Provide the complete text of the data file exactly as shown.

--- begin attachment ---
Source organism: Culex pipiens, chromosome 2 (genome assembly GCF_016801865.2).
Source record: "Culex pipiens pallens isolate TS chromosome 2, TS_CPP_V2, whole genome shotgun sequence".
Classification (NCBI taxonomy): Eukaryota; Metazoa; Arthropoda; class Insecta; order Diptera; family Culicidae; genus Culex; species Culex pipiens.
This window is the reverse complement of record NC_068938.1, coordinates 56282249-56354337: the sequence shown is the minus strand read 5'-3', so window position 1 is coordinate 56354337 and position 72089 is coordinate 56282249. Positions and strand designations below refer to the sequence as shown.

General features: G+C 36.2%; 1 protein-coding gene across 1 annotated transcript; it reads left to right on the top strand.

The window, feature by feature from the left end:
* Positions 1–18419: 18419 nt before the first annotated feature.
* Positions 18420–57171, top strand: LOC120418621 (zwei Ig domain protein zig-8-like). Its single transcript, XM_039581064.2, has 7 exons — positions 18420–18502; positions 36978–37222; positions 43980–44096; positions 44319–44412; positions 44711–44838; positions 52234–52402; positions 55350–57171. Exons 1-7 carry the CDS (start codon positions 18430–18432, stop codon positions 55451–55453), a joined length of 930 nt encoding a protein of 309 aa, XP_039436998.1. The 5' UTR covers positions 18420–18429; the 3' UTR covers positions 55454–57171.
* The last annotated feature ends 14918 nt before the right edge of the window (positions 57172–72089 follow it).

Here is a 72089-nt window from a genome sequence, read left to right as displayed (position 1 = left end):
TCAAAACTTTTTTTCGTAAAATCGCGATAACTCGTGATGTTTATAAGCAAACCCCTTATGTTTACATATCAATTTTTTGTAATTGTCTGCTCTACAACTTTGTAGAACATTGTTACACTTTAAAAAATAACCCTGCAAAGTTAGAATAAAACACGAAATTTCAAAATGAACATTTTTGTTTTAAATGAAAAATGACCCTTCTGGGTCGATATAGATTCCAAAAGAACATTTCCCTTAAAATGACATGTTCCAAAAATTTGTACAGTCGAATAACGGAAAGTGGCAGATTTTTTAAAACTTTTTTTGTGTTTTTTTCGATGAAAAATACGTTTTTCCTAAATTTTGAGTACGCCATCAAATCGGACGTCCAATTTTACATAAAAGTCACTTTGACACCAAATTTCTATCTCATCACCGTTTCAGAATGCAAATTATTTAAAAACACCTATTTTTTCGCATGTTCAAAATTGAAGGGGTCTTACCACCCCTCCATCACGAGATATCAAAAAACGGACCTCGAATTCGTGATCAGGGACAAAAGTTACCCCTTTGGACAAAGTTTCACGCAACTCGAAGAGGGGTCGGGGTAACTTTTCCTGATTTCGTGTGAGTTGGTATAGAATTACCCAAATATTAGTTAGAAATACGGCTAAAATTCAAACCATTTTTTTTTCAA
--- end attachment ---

Source organism: Culex pipiens, chromosome 2 (genome assembly GCF_016801865.2).
Source record: "Culex pipiens pallens isolate TS chromosome 2, TS_CPP_V2, whole genome shotgun sequence".
Classification (NCBI taxonomy): Eukaryota; Metazoa; Arthropoda; class Insecta; order Diptera; family Culicidae; genus Culex; species Culex pipiens.
This window is the reverse complement of record NC_068938.1, coordinates 56282249-56354337: the sequence shown is the minus strand read 5'-3', so window position 1 is coordinate 56354337 and position 72089 is coordinate 56282249. Positions and strand designations below refer to the sequence as shown.

General features: G+C 36.2%; 1 protein-coding gene across 1 annotated transcript; it reads left to right on the top strand.

The window, feature by feature from the left end:
* Positions 1–18419: 18419 nt before the first annotated feature.
* Positions 18420–57171, top strand: LOC120418621 (zwei Ig domain protein zig-8-like). Its single transcript, XM_039581064.2, has 7 exons — positions 18420–18502; positions 36978–37222; positions 43980–44096; positions 44319–44412; positions 44711–44838; positions 52234–52402; positions 55350–57171. Exons 1-7 carry the CDS (start codon positions 18430–18432, stop codon positions 55451–55453), a joined length of 930 nt encoding a protein of 309 aa, XP_039436998.1. The 5' UTR covers positions 18420–18429; the 3' UTR covers positions 55454–57171.
* The last annotated feature ends 14918 nt before the right edge of the window (positions 57172–72089 follow it).

Here is a 72089-nt window from a genome sequence, read left to right as displayed (position 1 = left end):
TCAAAACTTTTTTTCGTAAAATCGCGATAACTCGTGATGTTTATAAGCAAACCCCTTATGTTTACATATCAATTTTTTGTAATTGTCTGCTCTACAACTTTGTAGAACATTGTTACACTTTAAAAAATAACCCTGCAAAGTTAGAATAAAACACGAAATTTCAAAATGAACATTTTTGTTTTAAATGAAAAATGACCCTTCTGGGTCGATATAGATTCCAAAAGAACATTTCCCTTAAAATGACATGTTCCAAAAATTTGTACAGTCGAATAACGGAAAGTGGCAGATTTTTTAAAACTTTTTTTGTGTTTTTTTCGATGAAAAATACGTTTTTCCTAAATTTTGAGTACGCCATCAAATCGGACGTCCAATTTTACATAAAAGTCACTTTGACACCAAATTTCTATCTCATCACCGTTTCAGAATGCAAATTATTTAAAAACACCTATTTTTTCGCATGTTCAAAATTGAAGGGGTCTTACCACCCCTCCATCACGAGATATCAAAAAACGGACCTCGAATTCGTGATCAGGGACAAAAGTTACCCCTTTGGACAAAGTTTCACGCAACTCGAAGAGGGGTCGGGGTAACTTTTCCTGATTTCGTGTGAGTTGGTATAGAATTACCCAAATATTAGTTAGAAATACGGCTAAAATTCAAACCATTTTTTTTTCAA